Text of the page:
News

Slowing down glaucoma and other neurodegenerative diseases

Jessica Agostinone and Adriana Di Polo

Jessica Agostinone and Adriana Di Polo

Major discovery at the CRCHUM: reestablishing communication between neurons to improve vision.

Neuroscience researcher Dr. Adriana Di Polo, Ph. D., and her team at the University of Montreal Hospital Research Centre (CRCHUM) in Canada, have made a major breakthrough in the treatment of glaucoma. Their findings could also be applicable to other neurodegenerative conditions, notably Alzheimer’s disease. The results have just been published in the prestigious British scientific journal Brain, an Oxford University Press publication.

Our earliest memories may be forgotten but not lost

Paul Frankland

Paul Frankland

TORONTO – When asked to think of their earliest memory, most would think of a time when they were four or five years old. The period from birth to kindergarten appears to be forgotten. Since the late 1800s, this phenomenon has been called “infantile amnesia” and debate on why we can’t remember our earliest years has persisted to this day: Are these memories gone or are they just difficult to access?

A new study from The Hospital for Sick Children (SickKids) shows these early memories in mice are not missing and can be brought back by directly stimulating different clusters of neurons that represent individual infantile memories in the brain. The results, published in Current Biology, provide deeper insight into the complexities of forgetting.

Mechanisms underlying efficient coding of natural stimuli revealed

Maurice Chacron

Maurice Chacron

Researchers at McGill University have discovered that feedback pathways enable sensory neurons to respond to weak sensory input in order to lead to perception.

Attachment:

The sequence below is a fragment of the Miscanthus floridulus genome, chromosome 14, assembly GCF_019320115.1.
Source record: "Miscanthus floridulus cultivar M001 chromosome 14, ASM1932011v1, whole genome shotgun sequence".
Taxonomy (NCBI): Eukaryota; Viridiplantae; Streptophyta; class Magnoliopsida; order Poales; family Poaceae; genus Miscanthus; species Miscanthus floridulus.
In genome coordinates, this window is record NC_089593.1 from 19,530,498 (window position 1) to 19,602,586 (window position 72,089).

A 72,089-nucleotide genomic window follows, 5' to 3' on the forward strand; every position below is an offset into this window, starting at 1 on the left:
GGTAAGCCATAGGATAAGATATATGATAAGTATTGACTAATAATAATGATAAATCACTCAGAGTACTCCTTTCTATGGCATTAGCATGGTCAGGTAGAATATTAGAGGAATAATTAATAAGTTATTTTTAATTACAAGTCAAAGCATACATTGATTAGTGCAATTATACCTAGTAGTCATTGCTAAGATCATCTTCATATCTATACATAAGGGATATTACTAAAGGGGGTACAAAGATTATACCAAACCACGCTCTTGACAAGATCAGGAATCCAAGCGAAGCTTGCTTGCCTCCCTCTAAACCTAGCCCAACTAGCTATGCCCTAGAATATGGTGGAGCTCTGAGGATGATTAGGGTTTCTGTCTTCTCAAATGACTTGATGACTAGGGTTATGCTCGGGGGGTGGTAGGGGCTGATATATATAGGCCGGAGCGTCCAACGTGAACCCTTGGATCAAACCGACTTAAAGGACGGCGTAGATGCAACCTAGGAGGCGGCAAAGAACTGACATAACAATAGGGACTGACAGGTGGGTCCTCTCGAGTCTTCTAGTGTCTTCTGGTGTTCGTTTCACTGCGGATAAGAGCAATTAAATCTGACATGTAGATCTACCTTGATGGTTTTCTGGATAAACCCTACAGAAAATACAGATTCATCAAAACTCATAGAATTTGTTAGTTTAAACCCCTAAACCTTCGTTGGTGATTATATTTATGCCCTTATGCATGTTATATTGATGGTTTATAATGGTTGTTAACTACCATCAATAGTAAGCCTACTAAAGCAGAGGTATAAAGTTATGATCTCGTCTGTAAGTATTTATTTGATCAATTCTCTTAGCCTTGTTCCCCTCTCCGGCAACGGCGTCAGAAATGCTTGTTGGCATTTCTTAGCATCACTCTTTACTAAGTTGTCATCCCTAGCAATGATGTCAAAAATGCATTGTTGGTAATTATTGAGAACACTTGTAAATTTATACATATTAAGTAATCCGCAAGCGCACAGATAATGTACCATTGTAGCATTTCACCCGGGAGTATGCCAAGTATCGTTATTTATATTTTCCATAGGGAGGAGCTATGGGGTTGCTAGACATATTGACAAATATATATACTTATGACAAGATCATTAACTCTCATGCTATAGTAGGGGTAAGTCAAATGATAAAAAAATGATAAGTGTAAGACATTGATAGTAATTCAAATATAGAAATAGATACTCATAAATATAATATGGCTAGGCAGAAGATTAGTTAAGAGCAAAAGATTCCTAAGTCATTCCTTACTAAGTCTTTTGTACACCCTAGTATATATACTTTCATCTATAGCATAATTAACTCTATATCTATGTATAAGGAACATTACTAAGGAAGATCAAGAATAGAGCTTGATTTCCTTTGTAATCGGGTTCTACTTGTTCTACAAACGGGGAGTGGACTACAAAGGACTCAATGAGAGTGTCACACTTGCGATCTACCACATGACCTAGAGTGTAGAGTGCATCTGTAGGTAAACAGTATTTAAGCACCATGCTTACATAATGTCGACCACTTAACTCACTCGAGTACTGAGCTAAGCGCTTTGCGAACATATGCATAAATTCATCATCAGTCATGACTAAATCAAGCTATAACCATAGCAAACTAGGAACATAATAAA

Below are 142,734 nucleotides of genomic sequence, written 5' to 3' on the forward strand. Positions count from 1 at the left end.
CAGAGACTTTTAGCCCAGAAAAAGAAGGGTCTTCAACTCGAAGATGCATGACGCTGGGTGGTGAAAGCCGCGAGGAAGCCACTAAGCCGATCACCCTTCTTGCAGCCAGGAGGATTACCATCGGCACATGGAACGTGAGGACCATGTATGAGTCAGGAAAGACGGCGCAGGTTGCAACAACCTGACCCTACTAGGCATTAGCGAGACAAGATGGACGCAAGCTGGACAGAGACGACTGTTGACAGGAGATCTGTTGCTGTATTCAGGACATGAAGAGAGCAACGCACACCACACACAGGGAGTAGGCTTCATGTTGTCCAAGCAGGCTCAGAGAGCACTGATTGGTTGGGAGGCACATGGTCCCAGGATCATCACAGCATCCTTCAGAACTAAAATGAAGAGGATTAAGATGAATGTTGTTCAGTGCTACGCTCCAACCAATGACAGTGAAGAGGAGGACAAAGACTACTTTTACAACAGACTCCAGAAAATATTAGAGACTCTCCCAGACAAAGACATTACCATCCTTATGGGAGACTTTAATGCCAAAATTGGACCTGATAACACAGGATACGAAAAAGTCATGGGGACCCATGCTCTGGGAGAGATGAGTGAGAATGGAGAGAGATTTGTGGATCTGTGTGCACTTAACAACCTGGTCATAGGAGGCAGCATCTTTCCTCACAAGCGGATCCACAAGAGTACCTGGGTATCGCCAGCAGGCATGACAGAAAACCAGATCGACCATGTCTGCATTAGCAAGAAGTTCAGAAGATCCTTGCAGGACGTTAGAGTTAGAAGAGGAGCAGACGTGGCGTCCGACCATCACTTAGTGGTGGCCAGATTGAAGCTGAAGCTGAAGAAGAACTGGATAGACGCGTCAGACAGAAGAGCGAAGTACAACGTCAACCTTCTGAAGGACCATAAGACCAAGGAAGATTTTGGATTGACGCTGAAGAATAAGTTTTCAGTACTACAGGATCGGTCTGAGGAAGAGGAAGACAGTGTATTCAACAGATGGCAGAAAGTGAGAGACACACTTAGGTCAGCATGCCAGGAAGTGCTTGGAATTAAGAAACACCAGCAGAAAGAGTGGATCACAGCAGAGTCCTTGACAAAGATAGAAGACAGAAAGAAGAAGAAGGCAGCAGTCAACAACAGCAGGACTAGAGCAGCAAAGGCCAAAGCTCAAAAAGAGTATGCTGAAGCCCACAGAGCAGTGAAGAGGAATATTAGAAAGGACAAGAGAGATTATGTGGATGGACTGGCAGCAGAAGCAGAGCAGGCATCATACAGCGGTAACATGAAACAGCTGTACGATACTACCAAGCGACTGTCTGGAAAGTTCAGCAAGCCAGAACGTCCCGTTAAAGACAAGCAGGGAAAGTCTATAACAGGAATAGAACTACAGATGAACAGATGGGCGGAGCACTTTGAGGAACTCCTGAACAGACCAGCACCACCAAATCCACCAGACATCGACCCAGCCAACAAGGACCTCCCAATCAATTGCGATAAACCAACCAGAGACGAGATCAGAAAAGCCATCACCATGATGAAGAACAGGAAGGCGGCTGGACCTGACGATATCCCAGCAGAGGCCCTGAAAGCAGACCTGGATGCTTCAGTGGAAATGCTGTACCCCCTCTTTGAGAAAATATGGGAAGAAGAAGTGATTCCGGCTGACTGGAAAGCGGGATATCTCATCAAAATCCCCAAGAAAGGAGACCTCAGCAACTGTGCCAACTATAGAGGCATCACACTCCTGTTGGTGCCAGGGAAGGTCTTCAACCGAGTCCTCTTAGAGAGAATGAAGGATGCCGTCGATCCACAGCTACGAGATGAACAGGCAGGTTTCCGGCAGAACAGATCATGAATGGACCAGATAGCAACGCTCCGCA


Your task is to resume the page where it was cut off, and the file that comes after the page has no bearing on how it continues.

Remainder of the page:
Published in PLoS Biology, their study shows that feedback pathways, which are seen ubiquitously across sensory systems and account for 90-95% of input onto sensory neurons, are necessary to generate neural responses and perception of weak sensory input that would otherwise not be detected by the organism. These results thus reveal an elegant mechanism by which the brain processes sensory information, which is critical for understanding brain function at large.

Understanding the origin of Alzheimer’s, looking for a cure

Gilbert BernierResearchers at Université de Montréal look at the promising role played by the BMI1 gene, which could someday help mitigate or even reverse the disease.

After a decade of work, a team led by Hôpital Maisonneuve-Rosemont researcher and Université de Montréal associate professor Dr. Gilbert Bernier has shed promising light on the origin of the most common and prevalent form of Alzheimer’s disease, hoping to someday help mitigate or even reverse the progress of the disease. The team’s results are published in the prestigious scientific journal Cell Reports.

As harmful as dehydration?

Charles Bourque

Charles Bourque

Researchers uncover mechanisms of overhydration leading to hyponatremia – a common condition in patients after a traumatic brain injury